How People Sleep, All Around the World
Sleep is something all of us have in common. The benefits of sleep are enormous and without a good night’s sleep, your day is likely to be starting on the wrong foot. Read on to learn more about how various cultures sleep, all around the world. Enjoy!
Various Cultures Sleep Differently
As you’ll see in the following list of countries, many people sleep differently; depending on where they live in the world. Here are some of the most fascinating differences between various cultures.
Spaniards value sleep more than most other cultures. Have you ever felt that afternoon lull and thought to yourself “A nap would be awesome right now!”, the people of Spain agree. The “siesta” is a somewhat common practice many adhere to around 2-4pm to recharge and take on the rest of the day. While it’s certainly not as popular as it used to be, it’s still very much a part of the culture. With an afternoon nap comes a much later bedtime than most other countries.
Italians have a similar mid-afternoon nap time by the name of “riposo”. These naps are taken as the typical time most Italians wake up is around sunrise, so it makes sense as to why they need a quick rest around 2pm or so. They’re also fans of their coffees, so whether it’s a riposo or a cappuccino, Italians enjoy it.
With Norway experiencing some of the longest days of the year once spring and early summer arrive, you may find your neighbor mowing their lawn around midnight, going for a hike at 1am, or simply out and about socializing with friends and family when the rest of us are fast asleep. This all makes sense when you realize the sun doesn’t really set during peak summer hours. It simply provides some ambient light and then rises again during the month of June. Some love this part of summer and take advantage of the very long summer days in Norway.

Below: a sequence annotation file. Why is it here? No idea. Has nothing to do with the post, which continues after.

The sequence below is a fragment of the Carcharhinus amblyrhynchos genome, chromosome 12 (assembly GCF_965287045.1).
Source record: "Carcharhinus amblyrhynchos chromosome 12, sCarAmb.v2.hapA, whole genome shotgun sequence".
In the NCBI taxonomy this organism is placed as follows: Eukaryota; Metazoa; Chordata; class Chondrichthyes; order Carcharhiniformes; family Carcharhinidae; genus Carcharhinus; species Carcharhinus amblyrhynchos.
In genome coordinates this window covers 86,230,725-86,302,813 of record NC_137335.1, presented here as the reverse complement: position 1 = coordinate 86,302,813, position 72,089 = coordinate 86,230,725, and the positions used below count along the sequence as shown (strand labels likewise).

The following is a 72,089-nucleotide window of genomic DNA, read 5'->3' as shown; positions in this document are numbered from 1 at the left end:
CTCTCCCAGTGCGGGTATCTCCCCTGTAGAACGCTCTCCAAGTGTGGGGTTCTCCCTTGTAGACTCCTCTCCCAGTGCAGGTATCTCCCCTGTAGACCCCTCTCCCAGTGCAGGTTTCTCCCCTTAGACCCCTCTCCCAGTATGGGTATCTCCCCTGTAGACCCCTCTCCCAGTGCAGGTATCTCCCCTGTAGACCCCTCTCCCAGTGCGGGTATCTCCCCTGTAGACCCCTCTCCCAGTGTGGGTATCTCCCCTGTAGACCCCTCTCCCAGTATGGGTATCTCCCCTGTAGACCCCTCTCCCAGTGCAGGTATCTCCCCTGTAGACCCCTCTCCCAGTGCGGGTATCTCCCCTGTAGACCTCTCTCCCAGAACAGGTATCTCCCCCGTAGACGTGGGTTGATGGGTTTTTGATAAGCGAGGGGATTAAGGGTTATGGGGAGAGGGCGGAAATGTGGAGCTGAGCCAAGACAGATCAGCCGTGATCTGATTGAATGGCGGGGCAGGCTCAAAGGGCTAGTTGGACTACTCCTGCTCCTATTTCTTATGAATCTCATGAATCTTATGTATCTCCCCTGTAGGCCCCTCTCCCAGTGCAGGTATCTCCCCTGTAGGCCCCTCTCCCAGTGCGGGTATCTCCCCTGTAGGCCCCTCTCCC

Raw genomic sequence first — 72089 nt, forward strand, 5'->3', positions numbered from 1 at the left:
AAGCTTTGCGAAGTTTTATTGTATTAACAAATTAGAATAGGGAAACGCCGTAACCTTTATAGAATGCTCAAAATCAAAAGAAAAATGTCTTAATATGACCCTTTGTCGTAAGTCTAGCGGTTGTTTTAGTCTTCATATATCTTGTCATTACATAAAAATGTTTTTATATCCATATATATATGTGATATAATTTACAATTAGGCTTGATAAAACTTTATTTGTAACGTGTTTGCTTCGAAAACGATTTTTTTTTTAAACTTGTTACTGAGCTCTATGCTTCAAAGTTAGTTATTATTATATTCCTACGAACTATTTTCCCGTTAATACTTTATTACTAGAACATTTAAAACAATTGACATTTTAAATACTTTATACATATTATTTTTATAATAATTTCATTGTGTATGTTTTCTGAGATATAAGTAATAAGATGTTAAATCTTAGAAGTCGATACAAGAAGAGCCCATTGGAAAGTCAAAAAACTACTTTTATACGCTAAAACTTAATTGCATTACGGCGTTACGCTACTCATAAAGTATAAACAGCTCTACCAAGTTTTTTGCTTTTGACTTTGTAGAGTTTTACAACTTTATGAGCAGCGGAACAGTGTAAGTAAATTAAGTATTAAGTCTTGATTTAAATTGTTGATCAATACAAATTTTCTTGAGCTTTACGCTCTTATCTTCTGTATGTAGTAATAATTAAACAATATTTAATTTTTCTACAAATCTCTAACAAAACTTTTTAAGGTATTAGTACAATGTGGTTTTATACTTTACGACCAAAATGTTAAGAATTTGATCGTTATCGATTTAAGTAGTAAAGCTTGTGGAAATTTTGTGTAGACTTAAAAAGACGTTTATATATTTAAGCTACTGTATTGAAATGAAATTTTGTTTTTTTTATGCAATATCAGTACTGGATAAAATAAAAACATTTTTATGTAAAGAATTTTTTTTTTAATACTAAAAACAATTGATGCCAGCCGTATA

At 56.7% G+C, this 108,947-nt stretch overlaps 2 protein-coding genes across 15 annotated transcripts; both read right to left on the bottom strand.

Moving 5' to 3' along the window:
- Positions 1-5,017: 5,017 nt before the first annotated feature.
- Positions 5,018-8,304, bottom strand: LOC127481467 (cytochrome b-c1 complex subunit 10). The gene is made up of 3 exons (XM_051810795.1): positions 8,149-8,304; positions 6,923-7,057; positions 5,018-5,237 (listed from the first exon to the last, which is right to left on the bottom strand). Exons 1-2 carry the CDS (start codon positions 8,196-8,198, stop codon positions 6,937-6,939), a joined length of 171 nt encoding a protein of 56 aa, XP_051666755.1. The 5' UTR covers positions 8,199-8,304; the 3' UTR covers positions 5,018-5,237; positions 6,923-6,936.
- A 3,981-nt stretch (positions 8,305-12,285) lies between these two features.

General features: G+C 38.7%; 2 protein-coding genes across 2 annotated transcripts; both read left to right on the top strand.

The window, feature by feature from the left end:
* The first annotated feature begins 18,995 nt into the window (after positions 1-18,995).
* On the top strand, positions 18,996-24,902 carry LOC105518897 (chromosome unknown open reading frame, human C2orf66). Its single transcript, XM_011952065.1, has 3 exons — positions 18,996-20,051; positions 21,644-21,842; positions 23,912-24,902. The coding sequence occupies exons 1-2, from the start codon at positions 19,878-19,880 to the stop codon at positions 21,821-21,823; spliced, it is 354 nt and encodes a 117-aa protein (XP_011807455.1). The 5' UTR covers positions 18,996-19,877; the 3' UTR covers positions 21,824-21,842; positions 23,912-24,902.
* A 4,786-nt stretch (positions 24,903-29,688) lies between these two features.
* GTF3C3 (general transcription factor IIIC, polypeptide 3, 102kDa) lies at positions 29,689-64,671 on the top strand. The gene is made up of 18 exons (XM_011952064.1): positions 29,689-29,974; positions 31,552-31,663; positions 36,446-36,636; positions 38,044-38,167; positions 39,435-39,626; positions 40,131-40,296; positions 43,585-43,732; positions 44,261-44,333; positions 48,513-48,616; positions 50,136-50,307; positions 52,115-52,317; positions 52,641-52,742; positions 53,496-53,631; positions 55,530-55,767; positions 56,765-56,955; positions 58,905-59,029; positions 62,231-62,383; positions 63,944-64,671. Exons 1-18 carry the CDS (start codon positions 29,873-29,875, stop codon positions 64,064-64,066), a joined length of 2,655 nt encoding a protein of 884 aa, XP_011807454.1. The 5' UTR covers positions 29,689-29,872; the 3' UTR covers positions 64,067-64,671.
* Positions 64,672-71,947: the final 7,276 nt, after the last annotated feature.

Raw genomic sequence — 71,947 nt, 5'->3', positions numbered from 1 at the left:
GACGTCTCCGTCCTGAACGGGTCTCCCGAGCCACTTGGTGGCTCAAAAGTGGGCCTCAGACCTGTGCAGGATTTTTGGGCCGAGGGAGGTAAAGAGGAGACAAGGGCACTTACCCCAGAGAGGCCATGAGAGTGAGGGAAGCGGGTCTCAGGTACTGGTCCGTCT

New moms in Finland receive a “baby box” which provides a number of maternity gifts and a place for the baby to sleep when they first arrive home. From there, they’re transferred to their crib, but it’s a nice gesture by the Finnish government and it’s something most Finns appreciate.
In Iceland, many mothers will allow their babies to sleep outdoors for nap time. Due to Iceland’s very low crime rate, many mothers are not concerned about the safety factor we may worry about in other countries. Icelandic parents believe in the benefits of fresh air and the soothing qualities of a nice breeze. Surrounding children in nature can do a lot of good for healthy development.
German sleepers will typically have their own duvet cover so as not to disturb their partner should they decide to use more of the covers. This concept is known as a daunendecke. It’s all about keeping the peace in the bedroom and it seems to have worked out so far for them.
Guatemala citizens like to palace “worry dolls’ underneath their pillow if they’re experiencing a stressful day or week. You whisper your worries to the dolls and place them underneath your pillow before you fall asleep. They will then absorb your worries and allow you to have a good night’s sleep. When you wake up in the morning, you’re supposed to rub the worry dolls’ bellies to give them comfort after carrying your worries throughout the night.
Prayer is a large part of pre-sleep rituals throughout Mexico. 83% of the population of Mexico is Catholic, so it makes sense they’d incorporate prayer before they rest their eyes for the night. Prayer and mediation has been proven to relieve stress, and with this stress relief, you may find yourself sleeping better.
Feng Shui plays a large role in how the bedroom is set up in China. The bed placement is crucial for a good life and there are many Feng Shui experts who will suggest optimal placement when moving into a new house or apartment. Additionally, many Chinese medicine practitioners say the ideal bedtime for most people is 10:30pm, as they say the human body begins to repair from the day’s stressors around 11pm.
Futons placed on tatami mats are typically how the Japanese sleep every night. The mats are able to be rolled out onto the floor and then rolled back up once they awaken in the morning. The Japanese population as a whole sleeps the least with around 6.3 hours of sleep on average per night. This is believed to be due to their work culture causing long hours at the office and on the job.
Many Indians believe the soul leaves the body each night in search for water, so they’ll keep a glass of water at their bedside to prevent a thirsty soul. This is probably a good idea for all of us, as sometimes we may wake up very thirsty in the middle of the night due to dehydration from night sweats, bad dreams, or a stuffy room.
Nap time is a part of both children and adults’ daily routine. Naps are taken at school and work where you’ll typically see both children and adults bring a small pillow to take a quick nap in the afternoon when they need to rejuvenate their energy for the rest of their day.
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